|1. Tărtăria tablets as the icon on the possibility of Neolithic writing
Did the Neolithic and Eneolithic south-eastern Europe develop a system of writing? Did the Danube Script predated similar evolutionary trends in Mesopotamia and in Egypt by almost a millennium?
From almost half a century, the group of the three inscribed Tărtăria tablets and their script-like signs are the focal point for the fierce debate regarding both the spatial and temporal incubators of writing and the chronology and location of the cradle regions of civilization in Europe.
Although evidence of same and similar signs had been known since the late 19th century excavation at the important Neolithic site of Turdaş (in Romanian, Tordos in Hungarian)  in Transylvania, it was the discovery in 1961 of three inscribed tablets at the nearby settlement of Tărtăria that kindled a wave of controversy regarding the possibility that writing in the Danube basin predated the earliest Sumerian cuneiform and Egyptian hieroglyphics.
Tărtăria is a rural village of 5,000 inhabitants (Alba county). It is in the Western area of Romania famous in roman times for its gold mines. The prehistoric settlement of Tărtăria-Gura Luncii is not very far from the copper and gold deposits of Zlatna region and some 18-20 kilometres from two important Neolithic settlements: Turdaş and Alba Iulia-Lumea Noua. The imposing prehistoric settlement lays on a terrace around 20 meters high on the Mures river and it is oriented E-W. The mound is 300-350 meters long and 150 wide.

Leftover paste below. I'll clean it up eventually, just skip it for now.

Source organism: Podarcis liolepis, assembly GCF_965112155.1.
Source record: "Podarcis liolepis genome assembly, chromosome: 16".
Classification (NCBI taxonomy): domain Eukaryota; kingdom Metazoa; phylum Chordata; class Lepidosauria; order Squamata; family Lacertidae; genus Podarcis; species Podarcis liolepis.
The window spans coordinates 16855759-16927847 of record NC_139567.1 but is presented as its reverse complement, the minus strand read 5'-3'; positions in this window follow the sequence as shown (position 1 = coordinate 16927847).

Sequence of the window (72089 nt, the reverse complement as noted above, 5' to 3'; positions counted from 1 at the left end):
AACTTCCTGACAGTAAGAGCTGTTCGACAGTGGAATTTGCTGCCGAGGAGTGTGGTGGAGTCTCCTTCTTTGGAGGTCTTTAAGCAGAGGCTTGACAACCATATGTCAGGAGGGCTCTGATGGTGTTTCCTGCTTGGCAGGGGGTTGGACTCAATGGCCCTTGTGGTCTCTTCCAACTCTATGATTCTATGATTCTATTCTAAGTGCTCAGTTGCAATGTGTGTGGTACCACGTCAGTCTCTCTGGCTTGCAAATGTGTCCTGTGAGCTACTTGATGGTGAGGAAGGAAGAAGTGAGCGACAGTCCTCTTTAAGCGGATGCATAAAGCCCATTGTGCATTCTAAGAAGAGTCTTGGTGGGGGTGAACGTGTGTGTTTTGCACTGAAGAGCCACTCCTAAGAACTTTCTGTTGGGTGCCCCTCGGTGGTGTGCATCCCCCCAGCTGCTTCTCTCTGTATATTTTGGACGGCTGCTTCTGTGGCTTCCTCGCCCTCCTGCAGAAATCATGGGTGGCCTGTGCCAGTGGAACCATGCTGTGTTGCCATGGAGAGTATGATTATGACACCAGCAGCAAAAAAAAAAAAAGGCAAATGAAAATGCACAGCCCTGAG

Paradoxically, Tărtăria discovery cracked the scepticism of some scholars over the spectacular claim that the Danube Civilization used an early form of writing and at the same time reinforced that of the others. In fact, since their discovery Tărtăria tablets have occupied a unique and often contentious position in European prehistory because of the dispute about their dating and the assertion that their symbols could express a form of writing.
Regarding their dating, the item of the present article, the archaeological documentation is unsure.
Therefore they have been used by some scholars  as evidence for a low chronology for the Danube Neolithic: the Tărtăria tablets might belong to the Vinča C migrations, when such a "writing" system was largely used not only in the south-east Europe, but also in the area of proto-Sumerian civilizations. 
At the some time the Transylvanian tablets have been considered by others scholars as genuine Early Vinča artefacts of the fifth millennium B.C.  or of the latter half of the sixth millennium B.C.  Therefore they have been taken into account as the earliest attestations to an old European script. 
In these days the controversy seems to be completely stack. But what really happened at Tărtăria?